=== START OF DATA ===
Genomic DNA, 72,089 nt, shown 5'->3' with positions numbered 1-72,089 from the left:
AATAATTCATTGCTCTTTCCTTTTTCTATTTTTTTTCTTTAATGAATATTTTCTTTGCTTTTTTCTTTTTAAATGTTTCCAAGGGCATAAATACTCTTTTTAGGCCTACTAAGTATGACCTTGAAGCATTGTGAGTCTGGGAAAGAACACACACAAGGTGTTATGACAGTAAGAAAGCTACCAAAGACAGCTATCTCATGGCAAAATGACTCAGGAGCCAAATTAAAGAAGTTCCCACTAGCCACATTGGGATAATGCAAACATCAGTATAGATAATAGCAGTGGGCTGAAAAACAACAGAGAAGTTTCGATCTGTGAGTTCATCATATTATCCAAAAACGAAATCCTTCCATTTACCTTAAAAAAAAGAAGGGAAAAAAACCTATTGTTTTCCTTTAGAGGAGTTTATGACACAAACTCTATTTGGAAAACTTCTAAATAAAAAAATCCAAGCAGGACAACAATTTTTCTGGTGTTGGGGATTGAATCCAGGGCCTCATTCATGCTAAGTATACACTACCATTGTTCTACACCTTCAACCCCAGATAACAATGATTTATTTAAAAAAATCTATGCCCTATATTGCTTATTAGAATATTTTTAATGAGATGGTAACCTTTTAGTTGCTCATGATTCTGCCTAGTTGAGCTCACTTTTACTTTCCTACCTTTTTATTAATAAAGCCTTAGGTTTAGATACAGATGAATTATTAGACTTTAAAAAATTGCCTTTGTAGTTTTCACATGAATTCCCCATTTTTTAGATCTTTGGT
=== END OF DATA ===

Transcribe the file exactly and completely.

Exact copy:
Genomic DNA, 72,089 nt, shown 5'->3' with positions numbered 1-72,089 from the left:
AATAATTCATTGCTCTTTCCTTTTTCTATTTTTTTTCTTTAATGAATATTTTCTTTGCTTTTTTCTTTTTAAATGTTTCCAAGGGCATAAATACTCTTTTTAGGCCTACTAAGTATGACCTTGAAGCATTGTGAGTCTGGGAAAGAACACACACAAGGTGTTATGACAGTAAGAAAGCTACCAAAGACAGCTATCTCATGGCAAAATGACTCAGGAGCCAAATTAAAGAAGTTCCCACTAGCCACATTGGGATAATGCAAACATCAGTATAGATAATAGCAGTGGGCTGAAAAACAACAGAGAAGTTTCGATCTGTGAGTTCATCATATTATCCAAAAACGAAATCCTTCCATTTACCTTAAAAAAAAGAAGGGAAAAAAACCTATTGTTTTCCTTTAGAGGAGTTTATGACACAAACTCTATTTGGAAAACTTCTAAATAAAAAAATCCAAGCAGGACAACAATTTTTCTGGTGTTGGGGATTGAATCCAGGGCCTCATTCATGCTAAGTATACACTACCATTGTTCTACACCTTCAACCCCAGATAACAATGATTTATTTAAAAAAATCTATGCCCTATATTGCTTATTAGAATATTTTTAATGAGATGGTAACCTTTTAGTTGCTCATGATTCTGCCTAGTTGAGCTCACTTTTACTTTCCTACCTTTTTATTAATAAAGCCTTAGGTTTAGATACAGATGAATTATTAGACTTTAAAAAATTGCCTTTGTAGTTTTCACATGAATTCCCCATTTTTTAGATCTTTGGT